10 am – protein/fruit/fat
      12 pm – protein/veg/fat
      3 pm (pre workout) – protein/carbs/veg
      5 pm workout – within 45 minutes after you are finished – protein/carbs/veg (if you want)
      about 1 or 1.5 hours after your postworkout meal you can eat again before you go to bed – protein(dairy is great here)/fats

      Good luck!

  3. Stacie W
    April 16, 2013 at 10:54 am

    This is really helpful. What should I do before and after if my focus is fat loss or is it the same as muscle building? Thanks!

    • daracoxpt
      April 16, 2013 at 5:06 pm

      Hi Stacie! Your nutrition for before and after your workouts is much the same whether you are trying to build muscle or lose fat. The goal before the workout is to fuel yourself up so you can work as hard as possible and the goal after is to replenish. The difference comes with how you structure the rest of the day. If your goal is fat loss then eat your carbs early in the day, mostly focused around your workout. Later in the day stick to protein, veggies, and healthy fats.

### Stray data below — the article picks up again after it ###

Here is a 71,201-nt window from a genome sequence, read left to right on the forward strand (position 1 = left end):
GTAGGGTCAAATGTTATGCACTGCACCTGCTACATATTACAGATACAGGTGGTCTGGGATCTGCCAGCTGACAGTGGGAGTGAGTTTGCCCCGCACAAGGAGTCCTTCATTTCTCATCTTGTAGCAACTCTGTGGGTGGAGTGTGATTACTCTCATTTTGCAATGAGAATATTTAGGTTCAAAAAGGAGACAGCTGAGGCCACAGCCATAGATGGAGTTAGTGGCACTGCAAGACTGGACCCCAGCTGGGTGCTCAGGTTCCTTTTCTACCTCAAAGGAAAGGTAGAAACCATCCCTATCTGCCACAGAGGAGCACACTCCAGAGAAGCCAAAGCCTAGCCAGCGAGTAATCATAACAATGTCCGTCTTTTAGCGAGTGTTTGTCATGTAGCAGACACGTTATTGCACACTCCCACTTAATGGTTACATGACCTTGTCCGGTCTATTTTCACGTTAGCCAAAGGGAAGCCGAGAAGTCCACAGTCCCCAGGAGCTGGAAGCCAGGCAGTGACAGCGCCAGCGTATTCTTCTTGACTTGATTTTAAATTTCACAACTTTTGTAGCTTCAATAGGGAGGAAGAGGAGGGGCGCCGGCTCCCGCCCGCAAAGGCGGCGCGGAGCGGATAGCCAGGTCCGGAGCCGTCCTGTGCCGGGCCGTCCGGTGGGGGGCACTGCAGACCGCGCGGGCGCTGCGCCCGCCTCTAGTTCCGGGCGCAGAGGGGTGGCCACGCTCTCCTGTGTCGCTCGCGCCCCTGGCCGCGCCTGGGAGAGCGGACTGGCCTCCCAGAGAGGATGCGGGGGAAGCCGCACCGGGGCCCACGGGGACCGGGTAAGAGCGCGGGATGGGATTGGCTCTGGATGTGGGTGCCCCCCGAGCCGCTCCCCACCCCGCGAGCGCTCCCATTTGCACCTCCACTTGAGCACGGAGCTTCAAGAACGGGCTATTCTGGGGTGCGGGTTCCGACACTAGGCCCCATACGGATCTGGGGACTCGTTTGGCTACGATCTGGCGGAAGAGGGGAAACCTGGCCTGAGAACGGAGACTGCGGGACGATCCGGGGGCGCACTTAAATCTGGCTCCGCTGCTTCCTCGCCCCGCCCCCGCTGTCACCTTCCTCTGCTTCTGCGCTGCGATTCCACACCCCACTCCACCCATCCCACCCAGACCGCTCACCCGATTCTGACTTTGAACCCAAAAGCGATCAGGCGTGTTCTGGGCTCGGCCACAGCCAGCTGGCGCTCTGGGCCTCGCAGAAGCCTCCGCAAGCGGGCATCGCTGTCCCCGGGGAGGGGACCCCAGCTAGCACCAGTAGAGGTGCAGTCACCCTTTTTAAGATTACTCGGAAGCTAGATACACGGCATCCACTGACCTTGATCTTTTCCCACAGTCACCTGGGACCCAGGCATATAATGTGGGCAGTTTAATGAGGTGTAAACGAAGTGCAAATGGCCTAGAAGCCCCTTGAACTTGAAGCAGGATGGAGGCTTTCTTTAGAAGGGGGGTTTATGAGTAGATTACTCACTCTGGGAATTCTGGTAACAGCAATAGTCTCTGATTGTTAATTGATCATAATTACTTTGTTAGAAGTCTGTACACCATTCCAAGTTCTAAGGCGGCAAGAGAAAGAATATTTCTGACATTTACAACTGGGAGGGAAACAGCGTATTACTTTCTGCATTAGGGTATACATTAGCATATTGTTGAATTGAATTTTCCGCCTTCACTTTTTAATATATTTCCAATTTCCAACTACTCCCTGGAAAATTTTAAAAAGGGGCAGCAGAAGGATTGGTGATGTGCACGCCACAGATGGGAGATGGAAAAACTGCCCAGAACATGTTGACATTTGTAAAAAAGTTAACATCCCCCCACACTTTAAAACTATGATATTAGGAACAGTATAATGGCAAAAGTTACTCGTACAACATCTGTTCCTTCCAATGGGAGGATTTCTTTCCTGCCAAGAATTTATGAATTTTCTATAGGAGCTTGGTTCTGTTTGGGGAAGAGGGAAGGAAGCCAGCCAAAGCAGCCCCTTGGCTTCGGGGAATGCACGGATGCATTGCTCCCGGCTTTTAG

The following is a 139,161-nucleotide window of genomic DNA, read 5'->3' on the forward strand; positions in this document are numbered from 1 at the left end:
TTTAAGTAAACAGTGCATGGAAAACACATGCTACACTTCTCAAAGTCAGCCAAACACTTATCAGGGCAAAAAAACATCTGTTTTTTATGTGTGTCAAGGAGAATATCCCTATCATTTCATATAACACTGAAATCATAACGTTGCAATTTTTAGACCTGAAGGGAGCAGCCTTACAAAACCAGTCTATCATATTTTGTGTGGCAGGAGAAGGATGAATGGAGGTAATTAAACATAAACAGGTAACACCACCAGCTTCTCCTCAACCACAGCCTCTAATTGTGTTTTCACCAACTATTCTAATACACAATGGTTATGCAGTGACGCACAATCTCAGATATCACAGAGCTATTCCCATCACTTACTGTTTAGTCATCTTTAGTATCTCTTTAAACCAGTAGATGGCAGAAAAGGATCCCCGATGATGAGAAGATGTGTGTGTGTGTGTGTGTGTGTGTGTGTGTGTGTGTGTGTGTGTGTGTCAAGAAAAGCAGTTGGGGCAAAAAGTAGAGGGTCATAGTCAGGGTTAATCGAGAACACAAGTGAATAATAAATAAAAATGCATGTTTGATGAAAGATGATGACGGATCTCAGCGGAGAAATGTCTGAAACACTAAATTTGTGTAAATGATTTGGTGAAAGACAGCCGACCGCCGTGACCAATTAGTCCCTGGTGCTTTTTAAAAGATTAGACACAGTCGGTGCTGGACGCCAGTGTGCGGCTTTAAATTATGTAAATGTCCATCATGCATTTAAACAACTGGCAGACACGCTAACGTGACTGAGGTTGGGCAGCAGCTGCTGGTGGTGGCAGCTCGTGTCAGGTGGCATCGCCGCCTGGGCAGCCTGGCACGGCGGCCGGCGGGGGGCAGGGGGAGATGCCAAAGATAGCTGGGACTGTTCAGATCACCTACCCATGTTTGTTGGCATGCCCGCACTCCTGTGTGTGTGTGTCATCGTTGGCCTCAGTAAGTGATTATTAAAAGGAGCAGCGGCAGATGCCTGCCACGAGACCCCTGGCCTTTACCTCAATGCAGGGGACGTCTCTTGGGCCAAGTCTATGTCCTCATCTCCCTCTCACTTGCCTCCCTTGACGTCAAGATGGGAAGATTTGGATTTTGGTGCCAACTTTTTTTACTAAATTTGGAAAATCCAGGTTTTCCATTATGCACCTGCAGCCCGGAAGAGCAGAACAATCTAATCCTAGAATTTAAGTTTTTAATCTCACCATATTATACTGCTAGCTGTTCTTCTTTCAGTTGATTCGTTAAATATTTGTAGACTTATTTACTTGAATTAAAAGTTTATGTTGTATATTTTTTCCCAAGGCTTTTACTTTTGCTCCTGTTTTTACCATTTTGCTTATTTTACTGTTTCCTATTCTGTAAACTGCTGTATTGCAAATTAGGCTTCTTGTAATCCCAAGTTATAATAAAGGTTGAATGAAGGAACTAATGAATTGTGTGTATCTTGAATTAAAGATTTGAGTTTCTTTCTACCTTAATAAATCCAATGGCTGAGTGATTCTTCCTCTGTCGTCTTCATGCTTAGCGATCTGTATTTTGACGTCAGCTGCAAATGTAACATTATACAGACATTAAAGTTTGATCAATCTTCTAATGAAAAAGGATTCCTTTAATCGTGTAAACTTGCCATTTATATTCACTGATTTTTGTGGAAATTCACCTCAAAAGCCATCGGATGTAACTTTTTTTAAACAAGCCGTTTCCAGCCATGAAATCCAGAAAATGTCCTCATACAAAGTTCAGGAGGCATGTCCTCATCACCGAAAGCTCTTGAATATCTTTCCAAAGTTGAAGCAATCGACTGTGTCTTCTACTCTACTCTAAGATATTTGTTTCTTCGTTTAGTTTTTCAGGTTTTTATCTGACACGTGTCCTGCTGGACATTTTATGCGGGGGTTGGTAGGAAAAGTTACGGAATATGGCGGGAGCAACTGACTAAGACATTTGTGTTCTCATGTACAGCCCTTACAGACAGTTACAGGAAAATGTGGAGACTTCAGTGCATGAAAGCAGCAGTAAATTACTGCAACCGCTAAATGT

• Stacie W
        April 22, 2013 at 8:32 am

        Makes sense. Thank you Dara!

  4. April 13, 2013 at 1:20 pm

    Truly fantastic information Dara, I look forward to what you are going to share with us next!

    • daracoxpt
      April 16, 2013 at 5:02 pm

      Thanks Matt!